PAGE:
Emotional and physical environment

An atmosphere characterized by warmth, respect and acceptance can positively affect a child’s ability to develop prosilience.


Fostering friendships can involve large and small group activities. Singing inclusive songs or playing games to help the child understand the concept of a community and more specifically, who is included in theirs.

Pictures of children playing together and separately throughout the classroom can help to build a sense of both identity and also belonging.

Children can benefit from small groups in which they are able to get to know each other better. This can include small walks, activities, sing along, movement, etc. As mentioned earlier, Rana in particular may enjoy small group play as a way to help ease her into her new community.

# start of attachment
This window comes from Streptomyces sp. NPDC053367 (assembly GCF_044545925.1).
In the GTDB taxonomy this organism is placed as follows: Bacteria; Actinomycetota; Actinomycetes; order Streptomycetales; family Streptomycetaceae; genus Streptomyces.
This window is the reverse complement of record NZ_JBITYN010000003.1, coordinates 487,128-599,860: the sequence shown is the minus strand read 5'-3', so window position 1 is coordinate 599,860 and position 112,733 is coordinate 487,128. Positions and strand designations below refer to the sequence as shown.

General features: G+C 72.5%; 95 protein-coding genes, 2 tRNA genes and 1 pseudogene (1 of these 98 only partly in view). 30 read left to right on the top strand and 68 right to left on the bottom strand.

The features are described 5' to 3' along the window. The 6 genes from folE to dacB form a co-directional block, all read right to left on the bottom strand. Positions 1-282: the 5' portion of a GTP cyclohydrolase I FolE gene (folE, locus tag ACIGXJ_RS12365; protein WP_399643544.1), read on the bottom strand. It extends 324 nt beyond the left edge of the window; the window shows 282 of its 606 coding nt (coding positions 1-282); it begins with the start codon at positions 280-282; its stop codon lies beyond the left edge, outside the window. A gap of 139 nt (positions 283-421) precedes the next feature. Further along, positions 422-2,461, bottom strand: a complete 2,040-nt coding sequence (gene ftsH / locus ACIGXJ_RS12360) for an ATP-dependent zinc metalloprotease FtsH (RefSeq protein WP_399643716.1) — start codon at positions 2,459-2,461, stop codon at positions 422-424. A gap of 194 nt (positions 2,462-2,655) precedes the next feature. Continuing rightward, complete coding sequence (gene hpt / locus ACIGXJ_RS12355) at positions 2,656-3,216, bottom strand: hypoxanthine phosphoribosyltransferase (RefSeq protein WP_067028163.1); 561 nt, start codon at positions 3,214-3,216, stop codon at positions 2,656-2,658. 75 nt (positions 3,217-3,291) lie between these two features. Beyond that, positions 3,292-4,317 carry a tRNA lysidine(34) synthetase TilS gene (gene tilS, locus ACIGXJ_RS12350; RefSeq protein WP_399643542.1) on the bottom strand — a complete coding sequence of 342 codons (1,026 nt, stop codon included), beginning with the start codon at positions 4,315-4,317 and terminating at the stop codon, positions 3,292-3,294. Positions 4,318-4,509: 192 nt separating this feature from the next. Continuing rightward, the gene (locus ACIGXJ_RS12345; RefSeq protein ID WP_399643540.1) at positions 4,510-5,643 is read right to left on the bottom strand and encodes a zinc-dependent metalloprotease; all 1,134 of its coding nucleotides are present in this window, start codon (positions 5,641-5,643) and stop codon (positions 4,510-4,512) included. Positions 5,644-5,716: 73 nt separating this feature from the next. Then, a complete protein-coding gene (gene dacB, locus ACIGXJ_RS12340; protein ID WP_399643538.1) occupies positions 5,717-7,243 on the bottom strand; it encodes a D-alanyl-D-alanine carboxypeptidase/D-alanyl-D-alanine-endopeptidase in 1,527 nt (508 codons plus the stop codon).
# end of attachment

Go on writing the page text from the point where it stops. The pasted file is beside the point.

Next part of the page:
Early Childhood Importance of Prosilience

As long as Rana’s educating team is focusing on and trying to help Rana find her footing in her new environment, they are doing all they can do promote her own prosilience. Knowing how she responded to a male voice can help give them a picture of how her old school may have been and will give them ideas of how to move forward to help her feel confident and more in control of her new environment. Without her educators there to help her figure this out, Rana could struggle a lot with friendships, communication and especially her own feelings of self-confidence and ability to adapt to a new environment.

Resilient individuals are not resilient on their own. As educators, we can positively impact children's prosilience development. The concept of prosilience puts its focus on resources and competences, combined with the power of positive thinking. It is about mobilizing resources and eliminating or minimizing the negative impact of adversity on the path of development; how children cope with stress and mature to competent and mentally healthy adults (Siegel D. J., 2018).